Sunday, February 03, 2008

Blood and thunder

In the afterword for Blood and Thunder: The Life and Art of Robert E. Howard, author Mark Finn writes, "As the author of the first full-length biography of Robert E. Howard in over twenty years, it is inevitable that I would have to refute some of the assertations laid down in L. Sprague de Camp's book, Dark Valley Destiny. I have tried to do this without undue malice, for de Camp was a Yankee and quite frankly didn't know no better... No one has ever attempted to incorporate Texas history into the life and times of Robert E. Howard. Doing this give a different picture than the ones previously offered. As a lifelong Texan myself, it just felt right to do it that way."

Ordinarily, I wouldn't quote from the afterword, which should cap off a book, but this seems as fine and introduction to what Finn's book as I can imagine, not to dismiss the fine words offered by Joe R. Lansdale in the book's introduction.

I discovered Robert E. Howard in my pre-teen years, at the tail end of the so-called Howard Boom. Like most others, I discovered Howard's work through Conan generally and the Marvel Comics specifically, especially the delightful newstand Savage Sword of Conan as well as a heap of love for the paperback covers painted by Frank Frazetta.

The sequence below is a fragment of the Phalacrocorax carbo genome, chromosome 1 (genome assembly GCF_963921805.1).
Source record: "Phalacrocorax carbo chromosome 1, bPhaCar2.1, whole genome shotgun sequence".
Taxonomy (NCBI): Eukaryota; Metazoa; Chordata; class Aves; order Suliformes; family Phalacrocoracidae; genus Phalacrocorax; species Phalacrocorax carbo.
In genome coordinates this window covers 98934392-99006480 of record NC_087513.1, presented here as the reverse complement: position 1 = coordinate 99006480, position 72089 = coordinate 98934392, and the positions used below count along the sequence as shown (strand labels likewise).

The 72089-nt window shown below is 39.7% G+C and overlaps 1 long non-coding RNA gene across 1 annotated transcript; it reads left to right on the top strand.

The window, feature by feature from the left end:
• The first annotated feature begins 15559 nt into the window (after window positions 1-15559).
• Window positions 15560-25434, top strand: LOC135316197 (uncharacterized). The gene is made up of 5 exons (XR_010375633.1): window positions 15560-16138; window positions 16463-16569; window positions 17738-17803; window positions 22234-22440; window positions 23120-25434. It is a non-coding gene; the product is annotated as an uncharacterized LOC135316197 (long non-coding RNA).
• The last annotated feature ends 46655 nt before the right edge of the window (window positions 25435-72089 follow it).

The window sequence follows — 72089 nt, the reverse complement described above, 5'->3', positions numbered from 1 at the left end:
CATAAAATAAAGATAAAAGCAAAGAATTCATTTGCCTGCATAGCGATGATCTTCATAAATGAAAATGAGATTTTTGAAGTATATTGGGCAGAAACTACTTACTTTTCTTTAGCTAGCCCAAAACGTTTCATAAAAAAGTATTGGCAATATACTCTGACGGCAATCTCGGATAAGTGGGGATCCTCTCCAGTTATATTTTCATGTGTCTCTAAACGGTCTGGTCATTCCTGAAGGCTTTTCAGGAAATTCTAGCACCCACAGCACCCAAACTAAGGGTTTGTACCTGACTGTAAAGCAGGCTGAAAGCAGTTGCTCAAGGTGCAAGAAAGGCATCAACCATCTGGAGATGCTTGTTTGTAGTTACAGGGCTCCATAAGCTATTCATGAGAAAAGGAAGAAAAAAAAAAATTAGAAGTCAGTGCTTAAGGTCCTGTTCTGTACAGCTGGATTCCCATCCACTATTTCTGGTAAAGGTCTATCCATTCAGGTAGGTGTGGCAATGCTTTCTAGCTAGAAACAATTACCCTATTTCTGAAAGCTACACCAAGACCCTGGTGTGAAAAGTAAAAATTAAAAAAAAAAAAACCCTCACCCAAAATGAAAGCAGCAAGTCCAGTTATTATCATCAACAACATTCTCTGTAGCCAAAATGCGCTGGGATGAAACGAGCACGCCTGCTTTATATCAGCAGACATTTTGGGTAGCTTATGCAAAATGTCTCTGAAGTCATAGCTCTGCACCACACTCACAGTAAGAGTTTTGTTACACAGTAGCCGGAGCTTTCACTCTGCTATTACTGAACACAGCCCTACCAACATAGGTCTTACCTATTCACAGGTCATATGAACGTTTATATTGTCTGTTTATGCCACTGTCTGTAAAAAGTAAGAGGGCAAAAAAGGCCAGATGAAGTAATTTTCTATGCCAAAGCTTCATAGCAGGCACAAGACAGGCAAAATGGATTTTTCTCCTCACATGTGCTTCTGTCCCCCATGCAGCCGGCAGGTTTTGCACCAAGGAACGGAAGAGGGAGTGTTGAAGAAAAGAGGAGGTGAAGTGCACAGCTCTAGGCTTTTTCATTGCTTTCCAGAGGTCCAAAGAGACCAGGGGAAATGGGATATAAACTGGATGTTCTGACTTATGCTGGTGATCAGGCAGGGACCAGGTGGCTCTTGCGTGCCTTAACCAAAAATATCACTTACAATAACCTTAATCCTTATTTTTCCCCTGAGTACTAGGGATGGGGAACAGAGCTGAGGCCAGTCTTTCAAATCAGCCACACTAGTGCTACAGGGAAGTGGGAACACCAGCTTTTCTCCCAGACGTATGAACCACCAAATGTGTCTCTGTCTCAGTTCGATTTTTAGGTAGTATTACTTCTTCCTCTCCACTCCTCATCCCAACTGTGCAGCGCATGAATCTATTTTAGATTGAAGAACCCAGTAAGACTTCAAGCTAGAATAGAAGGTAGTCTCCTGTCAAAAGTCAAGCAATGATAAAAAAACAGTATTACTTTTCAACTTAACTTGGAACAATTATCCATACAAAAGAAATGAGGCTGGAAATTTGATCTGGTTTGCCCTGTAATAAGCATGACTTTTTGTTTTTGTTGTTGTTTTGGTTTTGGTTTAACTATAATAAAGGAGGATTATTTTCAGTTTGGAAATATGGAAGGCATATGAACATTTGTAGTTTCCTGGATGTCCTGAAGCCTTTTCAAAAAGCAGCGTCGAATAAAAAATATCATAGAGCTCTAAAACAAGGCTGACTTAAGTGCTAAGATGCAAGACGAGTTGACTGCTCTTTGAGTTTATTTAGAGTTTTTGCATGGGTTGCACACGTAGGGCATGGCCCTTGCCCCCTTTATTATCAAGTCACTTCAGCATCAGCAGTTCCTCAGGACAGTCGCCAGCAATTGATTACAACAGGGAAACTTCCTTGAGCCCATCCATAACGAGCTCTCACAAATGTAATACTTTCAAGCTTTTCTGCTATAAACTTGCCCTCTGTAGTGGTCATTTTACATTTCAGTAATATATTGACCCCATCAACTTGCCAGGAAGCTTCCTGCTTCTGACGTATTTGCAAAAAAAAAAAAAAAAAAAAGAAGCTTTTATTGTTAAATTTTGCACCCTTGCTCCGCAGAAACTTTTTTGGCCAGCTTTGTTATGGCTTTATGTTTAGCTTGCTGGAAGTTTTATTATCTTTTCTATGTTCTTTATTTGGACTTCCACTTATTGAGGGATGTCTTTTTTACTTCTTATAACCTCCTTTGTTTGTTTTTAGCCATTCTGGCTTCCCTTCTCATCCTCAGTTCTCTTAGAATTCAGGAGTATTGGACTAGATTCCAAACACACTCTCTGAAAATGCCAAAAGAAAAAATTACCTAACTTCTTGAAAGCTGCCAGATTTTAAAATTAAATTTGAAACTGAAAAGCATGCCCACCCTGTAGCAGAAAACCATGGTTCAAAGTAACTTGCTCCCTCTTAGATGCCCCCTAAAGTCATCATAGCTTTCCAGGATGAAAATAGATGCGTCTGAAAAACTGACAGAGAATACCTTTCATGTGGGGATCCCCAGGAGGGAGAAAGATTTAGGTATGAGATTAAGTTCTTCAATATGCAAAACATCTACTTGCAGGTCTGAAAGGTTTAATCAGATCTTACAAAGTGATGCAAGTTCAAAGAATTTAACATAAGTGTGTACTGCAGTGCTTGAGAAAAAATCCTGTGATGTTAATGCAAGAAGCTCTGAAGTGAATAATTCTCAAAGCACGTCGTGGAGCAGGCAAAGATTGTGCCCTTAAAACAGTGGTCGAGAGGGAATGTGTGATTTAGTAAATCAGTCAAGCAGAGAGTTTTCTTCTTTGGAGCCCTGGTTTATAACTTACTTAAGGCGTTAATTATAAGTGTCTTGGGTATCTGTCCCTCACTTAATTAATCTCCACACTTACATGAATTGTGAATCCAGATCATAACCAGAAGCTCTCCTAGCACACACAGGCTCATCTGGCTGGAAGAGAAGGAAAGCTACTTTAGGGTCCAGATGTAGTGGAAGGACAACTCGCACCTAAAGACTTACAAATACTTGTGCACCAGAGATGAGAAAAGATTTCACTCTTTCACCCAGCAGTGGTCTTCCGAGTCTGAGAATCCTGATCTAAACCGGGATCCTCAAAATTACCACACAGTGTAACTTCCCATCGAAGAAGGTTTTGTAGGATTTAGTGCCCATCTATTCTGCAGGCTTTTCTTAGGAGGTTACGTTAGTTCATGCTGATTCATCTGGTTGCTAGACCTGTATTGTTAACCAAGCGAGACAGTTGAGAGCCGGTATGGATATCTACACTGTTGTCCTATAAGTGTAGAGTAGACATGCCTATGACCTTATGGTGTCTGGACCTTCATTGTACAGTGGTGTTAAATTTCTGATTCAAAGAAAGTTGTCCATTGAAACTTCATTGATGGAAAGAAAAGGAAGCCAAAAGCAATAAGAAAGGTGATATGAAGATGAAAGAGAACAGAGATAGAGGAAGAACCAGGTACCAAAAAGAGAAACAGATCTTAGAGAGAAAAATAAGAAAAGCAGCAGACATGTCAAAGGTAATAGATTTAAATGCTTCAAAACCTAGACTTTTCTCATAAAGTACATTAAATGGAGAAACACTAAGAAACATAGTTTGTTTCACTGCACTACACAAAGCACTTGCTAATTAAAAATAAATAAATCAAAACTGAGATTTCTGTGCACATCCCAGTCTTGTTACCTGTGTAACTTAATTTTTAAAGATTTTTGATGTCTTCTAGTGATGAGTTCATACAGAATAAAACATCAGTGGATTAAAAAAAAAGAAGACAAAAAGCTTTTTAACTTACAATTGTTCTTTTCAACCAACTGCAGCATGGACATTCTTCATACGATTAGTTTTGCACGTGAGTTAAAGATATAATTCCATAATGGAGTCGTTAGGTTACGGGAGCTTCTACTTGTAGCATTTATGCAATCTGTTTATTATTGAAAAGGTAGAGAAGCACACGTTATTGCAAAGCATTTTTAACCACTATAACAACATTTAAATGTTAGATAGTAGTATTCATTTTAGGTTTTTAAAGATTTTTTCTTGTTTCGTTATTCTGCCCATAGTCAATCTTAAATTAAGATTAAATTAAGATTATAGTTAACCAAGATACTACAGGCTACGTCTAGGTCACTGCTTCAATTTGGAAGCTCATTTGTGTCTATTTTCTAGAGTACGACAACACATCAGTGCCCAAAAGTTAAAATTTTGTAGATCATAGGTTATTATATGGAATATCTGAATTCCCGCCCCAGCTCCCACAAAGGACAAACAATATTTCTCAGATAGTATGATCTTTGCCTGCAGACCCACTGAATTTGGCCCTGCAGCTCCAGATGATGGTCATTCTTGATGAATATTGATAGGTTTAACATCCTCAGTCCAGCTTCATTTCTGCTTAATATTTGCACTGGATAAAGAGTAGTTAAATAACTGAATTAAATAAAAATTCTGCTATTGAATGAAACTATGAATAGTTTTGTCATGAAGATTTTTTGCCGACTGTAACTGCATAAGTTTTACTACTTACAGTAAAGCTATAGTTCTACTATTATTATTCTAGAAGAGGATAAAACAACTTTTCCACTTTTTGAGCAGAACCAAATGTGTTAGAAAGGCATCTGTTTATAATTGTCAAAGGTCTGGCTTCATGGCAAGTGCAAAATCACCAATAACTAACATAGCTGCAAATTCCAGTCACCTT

Even then, with Conan everywhere and various non-Conan books published, it was still a frustrating time to try to discover his work. Most of what was available was adulterated in one manner or other, most famously the rewritten Conan pastiches edited and largely written by L. Sprague de Camp, the aforementioned ignorant Yankee. But even the adulterated Howard was clearly more exciting and alive than the pastiche stories by de Camp, Lin Carter, etc. that inevitably accompanied them.

In that world, the benchmark of Howard biography was de Camp's Dark Valley Destiny, which is controversial, to say the least, among Howard readers, check out this review.

Luckily, the turn of the century, has brought about a change in the way Howard's writing is published. More and more is available presented respectfully in its original form, including a great many stories that had previously been ignored by publishers and difficult to find.

Finn has gone about also setting the standard for what a Howard biography should be in such a time. Readable and entertaining with a manner of looking at Howard and his world that makes sense and builds a picture of a real live human being. It also gives fresh insight into his work, making me want to go back and re-examine it, and in a few cases, such as Sword Woman, examine it for the first time. What else could one ask of a literary biography?

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